Constance Mallinson at Angles Gallery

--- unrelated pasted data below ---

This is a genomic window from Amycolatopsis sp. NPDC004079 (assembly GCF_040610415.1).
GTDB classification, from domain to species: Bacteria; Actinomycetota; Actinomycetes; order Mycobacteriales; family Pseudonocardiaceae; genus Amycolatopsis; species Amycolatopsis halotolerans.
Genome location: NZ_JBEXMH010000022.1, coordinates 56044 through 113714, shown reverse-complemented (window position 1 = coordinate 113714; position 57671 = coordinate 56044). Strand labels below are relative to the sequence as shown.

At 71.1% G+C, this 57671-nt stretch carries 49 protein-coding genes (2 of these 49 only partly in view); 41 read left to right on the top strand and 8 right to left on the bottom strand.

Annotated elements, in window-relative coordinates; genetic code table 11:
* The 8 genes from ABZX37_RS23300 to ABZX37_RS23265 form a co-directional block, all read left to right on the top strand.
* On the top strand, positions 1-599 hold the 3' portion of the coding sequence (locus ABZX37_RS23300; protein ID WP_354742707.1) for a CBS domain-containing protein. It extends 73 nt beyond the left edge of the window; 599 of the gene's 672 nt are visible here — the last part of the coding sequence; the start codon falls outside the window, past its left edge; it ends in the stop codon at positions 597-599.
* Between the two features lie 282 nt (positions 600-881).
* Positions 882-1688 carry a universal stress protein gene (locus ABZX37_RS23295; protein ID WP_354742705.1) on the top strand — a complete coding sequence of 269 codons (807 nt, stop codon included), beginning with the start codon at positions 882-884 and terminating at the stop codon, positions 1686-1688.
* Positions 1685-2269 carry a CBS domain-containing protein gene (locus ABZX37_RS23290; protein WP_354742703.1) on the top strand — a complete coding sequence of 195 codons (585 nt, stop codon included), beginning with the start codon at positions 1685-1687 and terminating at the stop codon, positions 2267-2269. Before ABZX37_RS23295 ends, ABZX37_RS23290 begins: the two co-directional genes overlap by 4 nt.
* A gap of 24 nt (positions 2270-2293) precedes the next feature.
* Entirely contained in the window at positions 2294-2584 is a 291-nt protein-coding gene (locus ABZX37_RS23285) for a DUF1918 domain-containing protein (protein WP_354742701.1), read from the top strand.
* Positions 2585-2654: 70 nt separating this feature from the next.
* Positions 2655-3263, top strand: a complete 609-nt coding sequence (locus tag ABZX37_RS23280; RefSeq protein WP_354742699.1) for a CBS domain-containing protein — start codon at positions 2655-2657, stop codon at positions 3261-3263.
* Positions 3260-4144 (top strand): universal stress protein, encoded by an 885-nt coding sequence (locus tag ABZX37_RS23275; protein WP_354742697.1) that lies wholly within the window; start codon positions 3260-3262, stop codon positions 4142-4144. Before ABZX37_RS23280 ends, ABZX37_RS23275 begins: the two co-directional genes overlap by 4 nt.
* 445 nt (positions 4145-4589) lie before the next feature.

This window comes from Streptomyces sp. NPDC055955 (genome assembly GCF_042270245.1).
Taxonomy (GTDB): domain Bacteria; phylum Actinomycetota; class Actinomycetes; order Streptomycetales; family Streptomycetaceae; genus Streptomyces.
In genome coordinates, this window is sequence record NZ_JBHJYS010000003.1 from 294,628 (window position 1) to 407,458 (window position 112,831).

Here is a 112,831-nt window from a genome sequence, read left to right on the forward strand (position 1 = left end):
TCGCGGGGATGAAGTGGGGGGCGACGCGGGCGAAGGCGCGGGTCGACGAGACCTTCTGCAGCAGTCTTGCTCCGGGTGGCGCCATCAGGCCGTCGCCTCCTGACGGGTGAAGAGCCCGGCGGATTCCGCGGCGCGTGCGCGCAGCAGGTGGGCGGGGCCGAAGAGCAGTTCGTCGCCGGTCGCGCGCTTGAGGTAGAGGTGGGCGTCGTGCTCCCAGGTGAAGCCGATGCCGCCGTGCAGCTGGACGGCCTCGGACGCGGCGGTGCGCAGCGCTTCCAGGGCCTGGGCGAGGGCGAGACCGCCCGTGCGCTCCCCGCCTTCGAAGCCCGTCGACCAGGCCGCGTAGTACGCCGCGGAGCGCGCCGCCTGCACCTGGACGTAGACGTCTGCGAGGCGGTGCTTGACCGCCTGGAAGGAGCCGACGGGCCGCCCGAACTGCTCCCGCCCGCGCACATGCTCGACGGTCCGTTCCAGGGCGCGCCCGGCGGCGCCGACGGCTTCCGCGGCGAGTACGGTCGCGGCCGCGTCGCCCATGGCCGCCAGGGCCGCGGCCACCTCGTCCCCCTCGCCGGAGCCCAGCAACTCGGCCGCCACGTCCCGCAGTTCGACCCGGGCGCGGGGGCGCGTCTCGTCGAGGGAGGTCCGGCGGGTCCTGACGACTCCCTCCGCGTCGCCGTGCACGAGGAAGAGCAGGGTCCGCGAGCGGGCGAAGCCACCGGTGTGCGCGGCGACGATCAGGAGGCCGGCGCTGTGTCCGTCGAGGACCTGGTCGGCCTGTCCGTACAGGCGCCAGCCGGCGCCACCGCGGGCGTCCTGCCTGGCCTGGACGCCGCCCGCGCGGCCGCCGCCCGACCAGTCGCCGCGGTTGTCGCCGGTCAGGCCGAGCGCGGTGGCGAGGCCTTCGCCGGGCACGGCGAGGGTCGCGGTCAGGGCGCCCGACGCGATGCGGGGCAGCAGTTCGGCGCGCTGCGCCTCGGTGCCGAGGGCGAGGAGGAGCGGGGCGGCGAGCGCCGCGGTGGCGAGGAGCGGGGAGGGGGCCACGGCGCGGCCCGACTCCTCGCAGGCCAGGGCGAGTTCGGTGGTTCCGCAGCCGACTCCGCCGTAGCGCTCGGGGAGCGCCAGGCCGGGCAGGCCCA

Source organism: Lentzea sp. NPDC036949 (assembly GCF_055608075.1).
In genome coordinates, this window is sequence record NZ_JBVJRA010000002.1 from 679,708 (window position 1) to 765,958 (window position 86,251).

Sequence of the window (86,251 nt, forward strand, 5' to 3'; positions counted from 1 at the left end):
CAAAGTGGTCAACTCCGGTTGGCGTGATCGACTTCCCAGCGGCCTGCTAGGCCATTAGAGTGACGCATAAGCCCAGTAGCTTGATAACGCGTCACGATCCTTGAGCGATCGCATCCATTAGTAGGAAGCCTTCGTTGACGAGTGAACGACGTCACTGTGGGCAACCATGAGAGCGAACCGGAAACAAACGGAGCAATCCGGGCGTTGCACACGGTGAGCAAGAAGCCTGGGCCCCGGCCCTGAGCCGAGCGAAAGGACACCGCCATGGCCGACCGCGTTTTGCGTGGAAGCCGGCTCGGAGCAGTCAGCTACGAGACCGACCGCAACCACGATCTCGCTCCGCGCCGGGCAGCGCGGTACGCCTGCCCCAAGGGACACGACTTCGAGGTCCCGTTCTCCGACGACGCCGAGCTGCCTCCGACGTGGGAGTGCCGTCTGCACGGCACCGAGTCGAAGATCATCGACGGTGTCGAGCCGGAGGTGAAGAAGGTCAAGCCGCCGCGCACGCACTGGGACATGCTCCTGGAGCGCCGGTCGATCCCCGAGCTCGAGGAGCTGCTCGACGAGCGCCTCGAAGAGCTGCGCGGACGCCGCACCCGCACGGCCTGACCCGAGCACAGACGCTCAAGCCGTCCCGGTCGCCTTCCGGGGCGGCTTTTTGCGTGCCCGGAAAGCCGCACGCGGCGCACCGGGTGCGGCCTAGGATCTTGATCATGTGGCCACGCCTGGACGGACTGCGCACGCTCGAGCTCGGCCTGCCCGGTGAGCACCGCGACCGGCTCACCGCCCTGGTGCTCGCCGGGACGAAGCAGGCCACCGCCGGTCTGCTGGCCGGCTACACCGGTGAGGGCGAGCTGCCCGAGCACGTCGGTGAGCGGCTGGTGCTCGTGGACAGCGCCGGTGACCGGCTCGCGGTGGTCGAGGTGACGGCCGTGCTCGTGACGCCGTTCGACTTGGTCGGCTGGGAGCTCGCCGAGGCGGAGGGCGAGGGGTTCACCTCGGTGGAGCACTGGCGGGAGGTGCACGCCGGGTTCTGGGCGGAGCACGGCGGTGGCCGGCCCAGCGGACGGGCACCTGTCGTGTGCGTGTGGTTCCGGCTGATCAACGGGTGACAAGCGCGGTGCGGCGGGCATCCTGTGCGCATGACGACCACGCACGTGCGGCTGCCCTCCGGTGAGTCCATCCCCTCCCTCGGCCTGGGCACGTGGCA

Over the past couple of decades, Constance Mallinson has deployed a bag of tricks borrowed from the antics and tactics of old masters, commercial illustrators, designers and filmmakers, to create landscape paintings that are photorealistically convincing while laying bare their pictorial devices. In some paintings, Mallinson assembled bits of landscape into faces and full figures, taking a cue from Giuseppe Arcimboldo, the 16th-century Italian known for paintings in which objects normally reserved for still lifes were rearranged into portraits. In her first show at Angles, titled “Stilled Lives,” she continues in that vein, but takes a decided turn. The figures, scenes and patterns presented here are rendered, in oil on paper, in fine detail, based upon arrangements of shriveled leaves, dried bark and other found flora staged in Mallinson’s studio. With Persephone in autumn, not spring, as her muse, Mallinson produces images as playful and critical as her paintings ever were, whether in converting leaves and twigs into type and wallpaper patterns, or creating a strolling couple reminiscent of Dürer’s “Adam and Eve,” or directly quoting Manet’s “Olympia.” But the most compelling works on view depict an awkward copulation (or maybe rape) scene in one and a slouched (or maybe dead) woman, naked and legs spread, in another. These, combining Arcimboldo’s playfulness with Duchampian cleverness, the emotive intensity of Edvard Munch and confrontational brutality of Hans Belmer, and the body language of Ray Bolger’s scarecrow in The Wizard of Oz, are hard to look at yet are mesmerizing, evoking more pathos than most pictures of flesh and bone, and stirring a genuine sense of connection to nature even as you revel in their artifice.
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